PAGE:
I am finding the LHT at about $1200 and the Sutra at $1600. Maybe I am wrong?

  5. #5
    Bike rider alexaschwanden's Avatar
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    I vote trek 520, a great bike.
    2013 Felt 960 29er MTB. 1,090.4 miles
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  6. #6
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    Quote Originally Posted by alexaschwanden View Post
    I vote trek 520, a great bike.
    +1

  7. #7
    Kip
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    Quote Originally Posted by alexaschwanden View Post
    I vote trek 520, a great bike.
    +1

  8. #8
    coprolite fietsbob's Avatar
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    Add any 26" rugged on-lesser paved road wheels?..

    Peter White in NH bringing the Tout Terrain SilkRoad adventure travel frames and forks
    over from Germany . fork designed to be extra strong in the left blade,
    where the disc brake fits, and the rear rack (stainless) welded on the frame Chromo,

    and the EBB with the IGH frame option is tops..
    [they make a frame for the derailleur drivetrain consumers too ]

    wiring for Dyno-hub and rack mounted taillight are planned in.
    Last edited by fietsbob; 08-22-12 at 01:07 AM.

  9. #9
    http://www.538.nl acidfast7's Avatar
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    Quote Originally Posted by fietsbob View Post
    Add any 26" rugged on-lesser paved road wheels?..

    Peter White in NH bringing the Tout Terrain SilkRoad adventure travel frames and forks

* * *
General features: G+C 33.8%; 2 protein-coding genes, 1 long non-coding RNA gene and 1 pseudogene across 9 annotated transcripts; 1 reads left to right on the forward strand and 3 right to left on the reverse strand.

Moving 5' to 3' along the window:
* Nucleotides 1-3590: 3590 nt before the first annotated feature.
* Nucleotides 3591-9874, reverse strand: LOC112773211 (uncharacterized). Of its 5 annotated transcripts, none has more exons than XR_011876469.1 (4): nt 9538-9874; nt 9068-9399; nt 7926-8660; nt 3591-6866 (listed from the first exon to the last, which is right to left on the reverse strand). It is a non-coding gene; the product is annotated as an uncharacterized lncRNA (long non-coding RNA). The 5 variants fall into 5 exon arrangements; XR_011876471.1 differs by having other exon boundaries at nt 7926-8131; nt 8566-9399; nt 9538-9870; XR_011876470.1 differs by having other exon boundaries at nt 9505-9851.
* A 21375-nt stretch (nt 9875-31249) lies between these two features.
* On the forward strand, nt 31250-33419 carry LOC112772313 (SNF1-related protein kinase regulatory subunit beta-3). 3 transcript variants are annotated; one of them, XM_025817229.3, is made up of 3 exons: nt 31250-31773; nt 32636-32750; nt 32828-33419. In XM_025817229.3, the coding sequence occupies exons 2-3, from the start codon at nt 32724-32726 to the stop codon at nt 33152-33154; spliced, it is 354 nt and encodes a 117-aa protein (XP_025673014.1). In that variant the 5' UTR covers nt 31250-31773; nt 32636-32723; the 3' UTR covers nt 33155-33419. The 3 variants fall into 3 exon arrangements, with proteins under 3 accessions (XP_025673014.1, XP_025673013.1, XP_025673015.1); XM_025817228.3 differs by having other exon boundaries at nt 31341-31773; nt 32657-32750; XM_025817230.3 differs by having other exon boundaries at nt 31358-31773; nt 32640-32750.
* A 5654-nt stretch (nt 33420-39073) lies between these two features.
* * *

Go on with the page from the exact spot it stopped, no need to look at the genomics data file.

over from Germany . fork designed to be extra strong in the left blade,
    where the disc brake fits, and the rear rack (stainless) welded on the frame Chromo,

    and the EBB with the IGH frame option is tops..
    [they make a frame for the derailleur drivetrain consumers too ]

    wiring for Dyno-hub and rack mounted taillight are planned in.
    +1

    better than the 3 at the top, by far, for serious long-distance touring.

    would go with Rohloff if price isn't an issue or the Alfine/Nexus if price is an issue. the slight increase in cost (500€ extra for an Rohloff vs. XT components) will pay for itself after a few years (especially if your time has value). the Alfine/Nexus route is nice as well, but those units have a much, much higher failure rate, although they are 500€ less than the Rohloff or similar in price to XT components.

    also, this selection eliminates the most common failure points on a serious long-distance expedition-style bike.

    link: http://www.peterwhitecycles.com/tout-terrain.asp
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  10. #10
    http://www.538.nl acidfast7's Avatar
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    the original company webpage is here in English:

    http://www.en.tout-terrain.de/bicycles/

    and they have a bicycle configuratior that you might find interesting
    Movimento 5 Stelle (M5S)
    Rohloffs seen on the commute: 3